Displacement field estimation and image segmentation using block matching enhanced by a neural network

Yong-Sheng Chen, Chiou Shann Fuh*

*Corresponding author for this work

Research output: Contribution to journalArticlepeer-review

Abstract

The block-matching method plays an important role in displacement field estimation due to its simplicity, achievement of long-range motion, and robustness to noise. In this paper, a single-layer feedback neural network model is proposed that enhances block matching, estimates the displacement field, and simultaneously performs image segmentation from consecutive images. In this paper, image segmentation is defined as partitioning each image into a set of moving objects and the background. For any two consecutive images, a neural network is created that learns the connection relationship of the pixels in an object from the displacement field and stores the relationship in the network. A modified block matching is used to compute a more accurate displacement field by utilizing the segmentation information embedded in the neural network. The displacement vector at the edge of an object or occluding boundary is hard to estimate, but the proposed model performs satisfactorily because it learns and uses the connection information. Furthermore, a flood-fill algorithm is used to compute the dense displacement field more efficiently and correctly than the exhaustive search does. The most important aspect of this paper is that image segmentation is performed simultaneously with the displacement-field estimation by the neural-network model. The novel idea of the work is to embed the segmentation information (connection relations) in the neural network and to perform the displacement-field estimation and image segmentation simultaneously. Two methods for retrieving segmentation information from the neural network with any two consecutive images are also presented.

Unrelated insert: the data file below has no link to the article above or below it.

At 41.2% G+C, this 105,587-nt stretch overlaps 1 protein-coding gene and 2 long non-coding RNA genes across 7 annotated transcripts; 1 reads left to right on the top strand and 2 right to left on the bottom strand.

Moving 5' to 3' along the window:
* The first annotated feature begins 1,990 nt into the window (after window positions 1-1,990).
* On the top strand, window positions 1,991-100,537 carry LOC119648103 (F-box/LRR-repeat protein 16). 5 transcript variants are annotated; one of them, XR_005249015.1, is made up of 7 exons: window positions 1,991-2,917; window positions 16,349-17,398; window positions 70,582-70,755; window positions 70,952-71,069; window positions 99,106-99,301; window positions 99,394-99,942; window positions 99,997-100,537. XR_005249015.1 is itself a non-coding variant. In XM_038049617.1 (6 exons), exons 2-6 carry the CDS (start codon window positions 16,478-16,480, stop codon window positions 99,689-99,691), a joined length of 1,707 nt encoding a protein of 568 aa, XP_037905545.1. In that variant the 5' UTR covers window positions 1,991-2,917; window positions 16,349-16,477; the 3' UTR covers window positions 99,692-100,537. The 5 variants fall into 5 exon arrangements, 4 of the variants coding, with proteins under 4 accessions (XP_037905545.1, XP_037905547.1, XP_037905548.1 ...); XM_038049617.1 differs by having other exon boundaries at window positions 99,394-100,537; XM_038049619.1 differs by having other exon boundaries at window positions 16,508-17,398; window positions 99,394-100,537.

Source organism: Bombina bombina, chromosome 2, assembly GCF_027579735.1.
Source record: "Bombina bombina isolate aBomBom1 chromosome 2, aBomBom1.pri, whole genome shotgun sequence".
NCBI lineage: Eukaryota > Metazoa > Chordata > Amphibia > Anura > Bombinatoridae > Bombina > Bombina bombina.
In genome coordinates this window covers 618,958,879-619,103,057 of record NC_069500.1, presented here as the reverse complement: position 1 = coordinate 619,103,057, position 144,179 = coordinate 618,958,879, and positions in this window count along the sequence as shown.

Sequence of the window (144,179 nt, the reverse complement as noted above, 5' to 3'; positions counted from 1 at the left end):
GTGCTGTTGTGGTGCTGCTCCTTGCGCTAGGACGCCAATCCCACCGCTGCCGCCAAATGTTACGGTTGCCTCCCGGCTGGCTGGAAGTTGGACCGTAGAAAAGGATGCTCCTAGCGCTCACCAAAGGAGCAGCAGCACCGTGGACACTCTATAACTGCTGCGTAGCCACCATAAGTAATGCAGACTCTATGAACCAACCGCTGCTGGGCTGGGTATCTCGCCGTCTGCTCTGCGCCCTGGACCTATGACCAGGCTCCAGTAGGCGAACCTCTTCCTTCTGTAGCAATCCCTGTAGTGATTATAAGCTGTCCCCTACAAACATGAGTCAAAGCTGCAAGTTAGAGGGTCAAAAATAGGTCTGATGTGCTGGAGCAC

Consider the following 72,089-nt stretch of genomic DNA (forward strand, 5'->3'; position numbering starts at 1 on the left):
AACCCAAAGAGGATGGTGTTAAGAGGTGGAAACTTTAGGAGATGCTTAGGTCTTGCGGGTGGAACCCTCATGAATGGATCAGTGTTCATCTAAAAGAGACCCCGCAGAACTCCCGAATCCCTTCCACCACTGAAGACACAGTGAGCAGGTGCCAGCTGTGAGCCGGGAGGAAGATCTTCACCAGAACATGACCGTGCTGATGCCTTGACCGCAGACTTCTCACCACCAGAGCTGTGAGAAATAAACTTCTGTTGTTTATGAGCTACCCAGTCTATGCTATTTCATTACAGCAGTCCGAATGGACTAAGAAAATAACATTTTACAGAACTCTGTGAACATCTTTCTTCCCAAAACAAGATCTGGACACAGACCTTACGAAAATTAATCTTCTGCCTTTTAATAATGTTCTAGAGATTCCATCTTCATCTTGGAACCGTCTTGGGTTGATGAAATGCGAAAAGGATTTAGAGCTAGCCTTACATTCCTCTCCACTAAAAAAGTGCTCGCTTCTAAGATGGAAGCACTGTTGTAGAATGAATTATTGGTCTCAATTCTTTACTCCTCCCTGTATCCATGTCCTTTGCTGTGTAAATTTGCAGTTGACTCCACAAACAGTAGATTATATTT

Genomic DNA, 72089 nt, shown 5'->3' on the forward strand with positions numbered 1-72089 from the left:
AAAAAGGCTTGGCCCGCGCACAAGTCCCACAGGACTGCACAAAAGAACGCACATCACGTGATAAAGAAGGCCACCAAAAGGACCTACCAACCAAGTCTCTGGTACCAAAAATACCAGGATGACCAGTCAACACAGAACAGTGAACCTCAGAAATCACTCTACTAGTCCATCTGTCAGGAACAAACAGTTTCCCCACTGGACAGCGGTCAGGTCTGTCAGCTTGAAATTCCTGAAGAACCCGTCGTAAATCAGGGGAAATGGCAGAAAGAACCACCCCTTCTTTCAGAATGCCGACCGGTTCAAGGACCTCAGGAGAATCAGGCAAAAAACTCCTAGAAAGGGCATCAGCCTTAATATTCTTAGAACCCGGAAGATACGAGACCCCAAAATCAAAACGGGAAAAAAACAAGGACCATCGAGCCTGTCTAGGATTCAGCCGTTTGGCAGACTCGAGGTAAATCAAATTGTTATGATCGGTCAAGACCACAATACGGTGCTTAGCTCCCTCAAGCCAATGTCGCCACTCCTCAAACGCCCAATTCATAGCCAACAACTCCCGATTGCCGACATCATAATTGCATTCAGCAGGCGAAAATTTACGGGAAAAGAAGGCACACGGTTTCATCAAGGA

Original languageEnglish
Pages (from-to)31-50
Number of pages20
JournalSpatial Vision
Volume10
Issue number1
DOIs
StatePublished - 1 Jan 1996

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